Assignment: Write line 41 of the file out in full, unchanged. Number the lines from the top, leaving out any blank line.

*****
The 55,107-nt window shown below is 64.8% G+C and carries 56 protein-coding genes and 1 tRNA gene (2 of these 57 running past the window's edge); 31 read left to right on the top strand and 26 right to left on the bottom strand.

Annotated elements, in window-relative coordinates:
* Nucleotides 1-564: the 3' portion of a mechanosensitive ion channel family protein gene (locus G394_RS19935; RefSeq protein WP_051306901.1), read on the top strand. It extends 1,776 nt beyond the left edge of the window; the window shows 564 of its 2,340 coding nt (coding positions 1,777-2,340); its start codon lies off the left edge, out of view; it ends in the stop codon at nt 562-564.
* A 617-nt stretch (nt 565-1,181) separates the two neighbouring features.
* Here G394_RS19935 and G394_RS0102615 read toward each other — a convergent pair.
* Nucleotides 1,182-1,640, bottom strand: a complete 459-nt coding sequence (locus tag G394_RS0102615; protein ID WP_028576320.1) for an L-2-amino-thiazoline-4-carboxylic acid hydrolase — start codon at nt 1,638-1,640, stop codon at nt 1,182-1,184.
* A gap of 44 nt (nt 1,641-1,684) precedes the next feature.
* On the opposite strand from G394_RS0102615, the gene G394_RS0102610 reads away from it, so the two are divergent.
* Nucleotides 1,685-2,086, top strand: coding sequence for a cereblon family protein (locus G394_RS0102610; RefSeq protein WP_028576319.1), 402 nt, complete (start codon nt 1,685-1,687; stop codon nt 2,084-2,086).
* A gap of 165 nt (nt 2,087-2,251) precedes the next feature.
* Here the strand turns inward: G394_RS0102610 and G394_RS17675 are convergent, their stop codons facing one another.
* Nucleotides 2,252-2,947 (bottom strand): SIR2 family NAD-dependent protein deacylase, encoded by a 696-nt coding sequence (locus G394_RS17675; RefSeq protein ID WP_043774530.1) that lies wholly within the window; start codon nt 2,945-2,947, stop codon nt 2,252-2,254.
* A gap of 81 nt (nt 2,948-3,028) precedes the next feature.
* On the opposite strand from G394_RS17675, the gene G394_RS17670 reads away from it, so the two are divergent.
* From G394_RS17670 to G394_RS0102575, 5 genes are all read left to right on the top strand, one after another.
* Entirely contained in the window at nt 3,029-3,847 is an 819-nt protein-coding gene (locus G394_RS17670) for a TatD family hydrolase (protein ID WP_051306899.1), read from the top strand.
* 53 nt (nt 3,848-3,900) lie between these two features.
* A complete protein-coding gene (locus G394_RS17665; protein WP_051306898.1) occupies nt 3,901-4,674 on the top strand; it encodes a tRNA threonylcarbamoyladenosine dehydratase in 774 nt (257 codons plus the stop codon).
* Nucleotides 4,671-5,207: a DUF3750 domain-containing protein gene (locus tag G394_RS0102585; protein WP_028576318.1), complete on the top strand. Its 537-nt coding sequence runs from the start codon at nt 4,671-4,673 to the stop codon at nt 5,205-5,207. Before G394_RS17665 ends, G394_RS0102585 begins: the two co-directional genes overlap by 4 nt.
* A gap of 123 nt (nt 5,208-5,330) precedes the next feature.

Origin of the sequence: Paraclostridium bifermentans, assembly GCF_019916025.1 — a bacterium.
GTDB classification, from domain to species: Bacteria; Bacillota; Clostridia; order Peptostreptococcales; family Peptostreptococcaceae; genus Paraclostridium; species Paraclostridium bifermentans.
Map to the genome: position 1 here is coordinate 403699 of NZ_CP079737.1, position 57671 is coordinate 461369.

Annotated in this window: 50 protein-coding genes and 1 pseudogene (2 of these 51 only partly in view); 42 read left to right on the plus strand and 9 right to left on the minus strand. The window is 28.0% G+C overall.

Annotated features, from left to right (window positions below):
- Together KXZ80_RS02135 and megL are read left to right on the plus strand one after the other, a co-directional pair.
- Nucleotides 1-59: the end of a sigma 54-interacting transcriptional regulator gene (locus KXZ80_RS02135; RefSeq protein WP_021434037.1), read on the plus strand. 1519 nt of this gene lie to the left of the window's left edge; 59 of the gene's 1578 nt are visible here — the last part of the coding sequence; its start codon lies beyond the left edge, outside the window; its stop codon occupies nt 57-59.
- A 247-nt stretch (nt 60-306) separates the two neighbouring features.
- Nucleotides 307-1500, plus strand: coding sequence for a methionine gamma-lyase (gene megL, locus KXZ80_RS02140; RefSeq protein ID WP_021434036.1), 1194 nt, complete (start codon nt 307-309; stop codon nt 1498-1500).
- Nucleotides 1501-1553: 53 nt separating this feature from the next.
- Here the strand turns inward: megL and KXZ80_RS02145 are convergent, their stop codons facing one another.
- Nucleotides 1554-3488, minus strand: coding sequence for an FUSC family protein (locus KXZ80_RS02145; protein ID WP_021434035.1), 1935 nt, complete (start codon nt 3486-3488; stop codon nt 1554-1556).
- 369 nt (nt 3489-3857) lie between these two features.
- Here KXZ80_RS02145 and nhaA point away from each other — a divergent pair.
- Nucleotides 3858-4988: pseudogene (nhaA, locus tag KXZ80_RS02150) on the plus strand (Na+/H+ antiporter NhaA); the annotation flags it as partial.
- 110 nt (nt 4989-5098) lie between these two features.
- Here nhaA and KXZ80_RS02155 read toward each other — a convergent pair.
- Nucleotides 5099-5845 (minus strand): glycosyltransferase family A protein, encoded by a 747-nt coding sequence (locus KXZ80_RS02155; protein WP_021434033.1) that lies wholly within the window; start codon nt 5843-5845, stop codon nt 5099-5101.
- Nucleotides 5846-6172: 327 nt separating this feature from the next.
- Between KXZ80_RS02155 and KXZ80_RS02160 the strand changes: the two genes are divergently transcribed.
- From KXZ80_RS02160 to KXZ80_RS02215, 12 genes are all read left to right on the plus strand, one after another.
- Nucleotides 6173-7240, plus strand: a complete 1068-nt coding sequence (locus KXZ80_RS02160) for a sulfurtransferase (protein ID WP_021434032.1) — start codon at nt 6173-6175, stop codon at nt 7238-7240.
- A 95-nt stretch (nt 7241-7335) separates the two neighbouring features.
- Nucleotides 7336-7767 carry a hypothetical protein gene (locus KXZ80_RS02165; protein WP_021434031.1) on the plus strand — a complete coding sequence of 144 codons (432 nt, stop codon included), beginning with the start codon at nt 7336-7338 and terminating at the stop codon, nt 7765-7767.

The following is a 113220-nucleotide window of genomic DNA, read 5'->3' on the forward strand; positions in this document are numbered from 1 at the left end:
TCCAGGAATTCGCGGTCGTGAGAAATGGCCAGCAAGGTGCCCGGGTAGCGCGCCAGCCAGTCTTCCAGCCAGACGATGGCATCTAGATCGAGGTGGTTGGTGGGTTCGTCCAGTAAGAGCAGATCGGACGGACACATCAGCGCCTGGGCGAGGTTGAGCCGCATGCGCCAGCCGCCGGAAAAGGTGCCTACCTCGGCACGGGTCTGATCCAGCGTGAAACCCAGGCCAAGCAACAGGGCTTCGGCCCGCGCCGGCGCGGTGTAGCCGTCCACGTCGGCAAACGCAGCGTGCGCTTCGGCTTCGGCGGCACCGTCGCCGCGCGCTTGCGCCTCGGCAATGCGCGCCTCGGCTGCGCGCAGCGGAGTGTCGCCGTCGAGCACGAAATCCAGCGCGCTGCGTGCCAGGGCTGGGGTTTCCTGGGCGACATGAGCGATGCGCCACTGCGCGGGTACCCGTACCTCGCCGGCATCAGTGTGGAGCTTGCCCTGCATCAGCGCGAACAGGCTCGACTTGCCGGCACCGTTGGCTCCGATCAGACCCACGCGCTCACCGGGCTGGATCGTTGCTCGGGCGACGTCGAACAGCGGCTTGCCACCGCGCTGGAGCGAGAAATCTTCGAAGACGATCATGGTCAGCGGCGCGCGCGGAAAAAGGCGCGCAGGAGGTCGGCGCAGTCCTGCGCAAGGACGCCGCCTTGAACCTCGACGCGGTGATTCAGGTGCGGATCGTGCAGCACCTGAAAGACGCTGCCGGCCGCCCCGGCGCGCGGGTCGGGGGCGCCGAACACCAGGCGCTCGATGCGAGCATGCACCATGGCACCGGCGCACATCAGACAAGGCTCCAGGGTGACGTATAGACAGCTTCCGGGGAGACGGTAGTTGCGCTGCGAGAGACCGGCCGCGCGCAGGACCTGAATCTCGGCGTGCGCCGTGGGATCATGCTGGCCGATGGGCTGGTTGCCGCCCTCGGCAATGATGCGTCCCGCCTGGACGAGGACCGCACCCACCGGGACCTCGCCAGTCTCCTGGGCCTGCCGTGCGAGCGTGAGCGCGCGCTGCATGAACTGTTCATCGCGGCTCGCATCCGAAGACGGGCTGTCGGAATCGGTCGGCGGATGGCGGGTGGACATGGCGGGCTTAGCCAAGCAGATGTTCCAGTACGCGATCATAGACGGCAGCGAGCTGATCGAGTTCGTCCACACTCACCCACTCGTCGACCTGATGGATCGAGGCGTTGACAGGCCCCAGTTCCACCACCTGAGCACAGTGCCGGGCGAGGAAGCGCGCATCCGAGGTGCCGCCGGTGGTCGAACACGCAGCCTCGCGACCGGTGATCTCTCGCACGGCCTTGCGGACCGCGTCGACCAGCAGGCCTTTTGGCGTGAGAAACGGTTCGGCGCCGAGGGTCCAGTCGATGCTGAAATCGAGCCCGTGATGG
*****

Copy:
- From KXZ80_RS02160 to KXZ80_RS02215, 12 genes are all read left to right on the plus strand, one after another.